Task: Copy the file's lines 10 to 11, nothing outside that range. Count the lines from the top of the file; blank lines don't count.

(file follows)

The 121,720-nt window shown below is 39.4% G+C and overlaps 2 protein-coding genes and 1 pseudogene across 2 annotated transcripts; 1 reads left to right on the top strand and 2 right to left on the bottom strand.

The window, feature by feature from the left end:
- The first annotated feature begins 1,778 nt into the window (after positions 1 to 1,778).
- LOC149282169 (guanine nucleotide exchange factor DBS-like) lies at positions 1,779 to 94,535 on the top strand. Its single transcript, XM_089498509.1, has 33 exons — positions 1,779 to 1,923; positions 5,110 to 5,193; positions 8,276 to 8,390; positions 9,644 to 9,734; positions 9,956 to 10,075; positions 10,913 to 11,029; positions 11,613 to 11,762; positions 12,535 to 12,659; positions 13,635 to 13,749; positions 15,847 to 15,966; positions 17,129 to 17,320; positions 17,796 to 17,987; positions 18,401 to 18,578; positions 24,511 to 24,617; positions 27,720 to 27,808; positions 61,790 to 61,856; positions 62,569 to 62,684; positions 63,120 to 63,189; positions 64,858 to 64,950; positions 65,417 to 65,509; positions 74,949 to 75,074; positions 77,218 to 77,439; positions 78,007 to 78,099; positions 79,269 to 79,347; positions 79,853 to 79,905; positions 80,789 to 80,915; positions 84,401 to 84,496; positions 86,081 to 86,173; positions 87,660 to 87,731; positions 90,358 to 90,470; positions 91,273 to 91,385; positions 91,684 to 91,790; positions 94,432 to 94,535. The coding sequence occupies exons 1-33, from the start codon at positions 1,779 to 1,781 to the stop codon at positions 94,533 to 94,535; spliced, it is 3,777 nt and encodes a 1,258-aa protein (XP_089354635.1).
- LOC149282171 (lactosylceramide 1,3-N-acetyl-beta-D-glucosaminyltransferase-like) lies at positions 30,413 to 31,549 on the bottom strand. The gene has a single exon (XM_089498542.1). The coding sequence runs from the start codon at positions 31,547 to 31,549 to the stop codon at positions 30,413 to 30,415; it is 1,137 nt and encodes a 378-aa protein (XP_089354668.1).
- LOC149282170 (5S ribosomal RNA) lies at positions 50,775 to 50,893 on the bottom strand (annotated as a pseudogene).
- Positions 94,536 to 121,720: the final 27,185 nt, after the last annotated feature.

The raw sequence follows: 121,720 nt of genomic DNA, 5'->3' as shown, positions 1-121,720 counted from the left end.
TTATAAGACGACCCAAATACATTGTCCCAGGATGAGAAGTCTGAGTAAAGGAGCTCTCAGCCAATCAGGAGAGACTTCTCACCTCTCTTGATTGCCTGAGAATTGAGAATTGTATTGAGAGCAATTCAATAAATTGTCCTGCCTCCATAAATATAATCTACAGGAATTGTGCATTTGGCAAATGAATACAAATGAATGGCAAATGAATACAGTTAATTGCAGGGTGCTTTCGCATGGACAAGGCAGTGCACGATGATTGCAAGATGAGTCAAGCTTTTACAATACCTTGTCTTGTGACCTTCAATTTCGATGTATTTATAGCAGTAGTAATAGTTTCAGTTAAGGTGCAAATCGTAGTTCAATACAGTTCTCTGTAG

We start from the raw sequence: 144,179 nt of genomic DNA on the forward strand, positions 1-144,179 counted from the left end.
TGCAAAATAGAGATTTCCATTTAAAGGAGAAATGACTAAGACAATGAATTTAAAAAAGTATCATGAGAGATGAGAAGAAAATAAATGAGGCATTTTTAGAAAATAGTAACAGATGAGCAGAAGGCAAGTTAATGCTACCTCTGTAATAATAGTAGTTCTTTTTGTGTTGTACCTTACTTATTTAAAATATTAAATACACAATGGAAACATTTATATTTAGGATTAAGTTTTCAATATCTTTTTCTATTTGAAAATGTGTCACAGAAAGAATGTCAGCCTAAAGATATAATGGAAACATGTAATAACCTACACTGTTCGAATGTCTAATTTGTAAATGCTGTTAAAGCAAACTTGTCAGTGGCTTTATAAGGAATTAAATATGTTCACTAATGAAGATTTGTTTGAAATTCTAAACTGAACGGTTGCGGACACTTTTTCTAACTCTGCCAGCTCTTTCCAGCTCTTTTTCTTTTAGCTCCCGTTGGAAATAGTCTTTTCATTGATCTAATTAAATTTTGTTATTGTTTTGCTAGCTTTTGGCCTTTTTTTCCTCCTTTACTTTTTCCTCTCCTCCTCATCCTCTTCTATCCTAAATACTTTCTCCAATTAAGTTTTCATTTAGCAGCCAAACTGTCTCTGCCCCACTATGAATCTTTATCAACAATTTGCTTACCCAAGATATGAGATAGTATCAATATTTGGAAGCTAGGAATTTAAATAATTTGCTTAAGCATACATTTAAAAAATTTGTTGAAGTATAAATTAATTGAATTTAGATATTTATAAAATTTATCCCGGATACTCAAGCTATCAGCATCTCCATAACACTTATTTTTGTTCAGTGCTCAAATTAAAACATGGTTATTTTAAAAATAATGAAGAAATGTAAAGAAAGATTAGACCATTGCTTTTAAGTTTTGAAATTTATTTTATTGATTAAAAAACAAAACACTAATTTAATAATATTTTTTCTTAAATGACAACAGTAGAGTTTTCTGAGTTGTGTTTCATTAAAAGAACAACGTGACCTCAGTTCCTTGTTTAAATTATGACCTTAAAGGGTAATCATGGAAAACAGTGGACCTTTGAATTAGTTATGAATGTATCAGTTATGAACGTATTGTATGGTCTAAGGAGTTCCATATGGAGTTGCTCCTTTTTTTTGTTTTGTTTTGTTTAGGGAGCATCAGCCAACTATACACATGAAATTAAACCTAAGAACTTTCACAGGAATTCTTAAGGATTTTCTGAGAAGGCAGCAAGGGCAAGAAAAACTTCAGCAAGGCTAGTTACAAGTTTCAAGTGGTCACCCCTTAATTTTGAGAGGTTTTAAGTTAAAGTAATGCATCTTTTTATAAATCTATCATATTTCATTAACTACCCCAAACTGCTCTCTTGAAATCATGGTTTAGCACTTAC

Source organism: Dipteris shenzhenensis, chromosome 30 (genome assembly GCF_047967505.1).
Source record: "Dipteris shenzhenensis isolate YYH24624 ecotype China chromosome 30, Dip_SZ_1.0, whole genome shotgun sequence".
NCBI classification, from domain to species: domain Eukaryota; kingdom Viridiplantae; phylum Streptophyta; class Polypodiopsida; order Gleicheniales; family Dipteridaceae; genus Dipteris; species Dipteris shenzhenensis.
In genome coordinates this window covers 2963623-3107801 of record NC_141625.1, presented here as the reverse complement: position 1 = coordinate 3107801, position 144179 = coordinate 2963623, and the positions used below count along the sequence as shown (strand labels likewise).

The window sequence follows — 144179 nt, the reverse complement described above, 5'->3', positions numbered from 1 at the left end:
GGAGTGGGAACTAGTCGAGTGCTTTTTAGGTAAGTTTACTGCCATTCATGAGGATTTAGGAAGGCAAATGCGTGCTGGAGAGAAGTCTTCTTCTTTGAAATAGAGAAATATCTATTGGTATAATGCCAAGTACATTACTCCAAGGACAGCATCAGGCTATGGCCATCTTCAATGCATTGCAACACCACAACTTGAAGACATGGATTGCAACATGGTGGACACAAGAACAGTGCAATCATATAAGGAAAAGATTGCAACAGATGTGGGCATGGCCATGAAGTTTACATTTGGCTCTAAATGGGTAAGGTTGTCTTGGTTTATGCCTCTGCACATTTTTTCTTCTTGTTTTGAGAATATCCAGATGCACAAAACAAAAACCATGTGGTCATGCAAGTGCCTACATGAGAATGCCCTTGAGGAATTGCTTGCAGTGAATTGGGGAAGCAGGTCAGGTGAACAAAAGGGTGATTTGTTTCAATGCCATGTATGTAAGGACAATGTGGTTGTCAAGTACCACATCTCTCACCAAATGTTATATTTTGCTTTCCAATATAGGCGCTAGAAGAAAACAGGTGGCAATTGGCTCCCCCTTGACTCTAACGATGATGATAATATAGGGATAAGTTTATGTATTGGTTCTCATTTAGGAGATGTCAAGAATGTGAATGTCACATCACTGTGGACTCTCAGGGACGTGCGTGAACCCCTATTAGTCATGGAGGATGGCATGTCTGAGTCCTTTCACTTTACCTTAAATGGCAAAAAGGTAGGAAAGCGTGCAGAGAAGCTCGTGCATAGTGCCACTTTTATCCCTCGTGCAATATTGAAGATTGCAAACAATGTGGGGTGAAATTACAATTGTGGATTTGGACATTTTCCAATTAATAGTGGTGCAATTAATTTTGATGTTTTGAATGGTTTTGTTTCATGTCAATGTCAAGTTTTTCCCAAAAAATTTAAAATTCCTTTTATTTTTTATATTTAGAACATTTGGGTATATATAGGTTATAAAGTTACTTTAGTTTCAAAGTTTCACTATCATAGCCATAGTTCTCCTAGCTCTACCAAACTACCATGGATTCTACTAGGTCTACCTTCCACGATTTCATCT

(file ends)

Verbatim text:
We start from the raw sequence: 144,179 nt of genomic DNA on the forward strand, positions 1-144,179 counted from the left end.
TGCAAAATAGAGATTTCCATTTAAAGGAGAAATGACTAAGACAATGAATTTAAAAAAGTATCATGAGAGATGAGAAGAAAATAAATGAGGCATTTTTAGAAAATAGTAACAGATGAGCAGAAGGCAAGTTAATGCTACCTCTGTAATAATAGTAGTTCTTTTTGTGTTGTACCTTACTTATTTAAAATATTAAATACACAATGGAAACATTTATATTTAGGATTAAGTTTTCAATATCTTTTTCTATTTGAAAATGTGTCACAGAAAGAATGTCAGCCTAAAGATATAATGGAAACATGTAATAACCTACACTGTTCGAATGTCTAATTTGTAAATGCTGTTAAAGCAAACTTGTCAGTGGCTTTATAAGGAATTAAATATGTTCACTAATGAAGATTTGTTTGAAATTCTAAACTGAACGGTTGCGGACACTTTTTCTAACTCTGCCAGCTCTTTCCAGCTCTTTTTCTTTTAGCTCCCGTTGGAAATAGTCTTTTCATTGATCTAATTAAATTTTGTTATTGTTTTGCTAGCTTTTGGCCTTTTTTTCCTCCTTTACTTTTTCCTCTCCTCCTCATCCTCTTCTATCCTAAATACTTTCTCCAATTAAGTTTTCATTTAGCAGCCAAACTGTCTCTGCCCCACTATGAATCTTTATCAACAATTTGCTTACCCAAGATATGAGATAGTATCAATATTTGGAAGCTAGGAATTTAAATAATTTGCTTAAGCATACATTTAAAAAATTTGTTGAAGTATAAATTAATTGAATTTAGATATTTATAAAATTTATCCCGGATACTCAAGCTATCAGCATCTCCATAACACTTATTTTTGTTCAGTGCTCAAATTAAAACATGGTTATTTTAAAAATAATGAAGAAATGTAAAGAAAGATTAGACCATTGCTTTTAAGTTTTGAAATTTATTTTATTGATTAAAAAACAAAACACTAATTTAATAATATTTTTTCTTAAATGACAACAGTAGAGTTTTCTGAGTTGTGTTTCATTAAAAGAACAACGTGACCTCAGTTCCTTGTTTAAATTATGACCTTAAAGGGTAATCATGGAAAACAGTGGACCTTTGAATTAGTTATGAATGTATCAGTTATGAACGTATTGTATGGTCTAAGGAGTTCCATATGGAGTTGCTCCTTTTTTTTGTTTTGTTTTGTTTAGGGAGCATCAGCCAACTATACACATGAAATTAAACCTAAGAACTTTCACAGGAATTCTTAAGGATTTTCTGAGAAGGCAGCAAGGGCAAGAAAAACTTCAGCAAGGCTAGTTACAAGTTTCAAGTGGTCACCCCTTAATTTTGAGAGGTTTTAAGTTAAAGTAATGCATCTTTTTATAAATCTATCATATTTCATTAACTACCCCAAACTGCTCTCTTGAAATCATGGTTTAGCACTTAC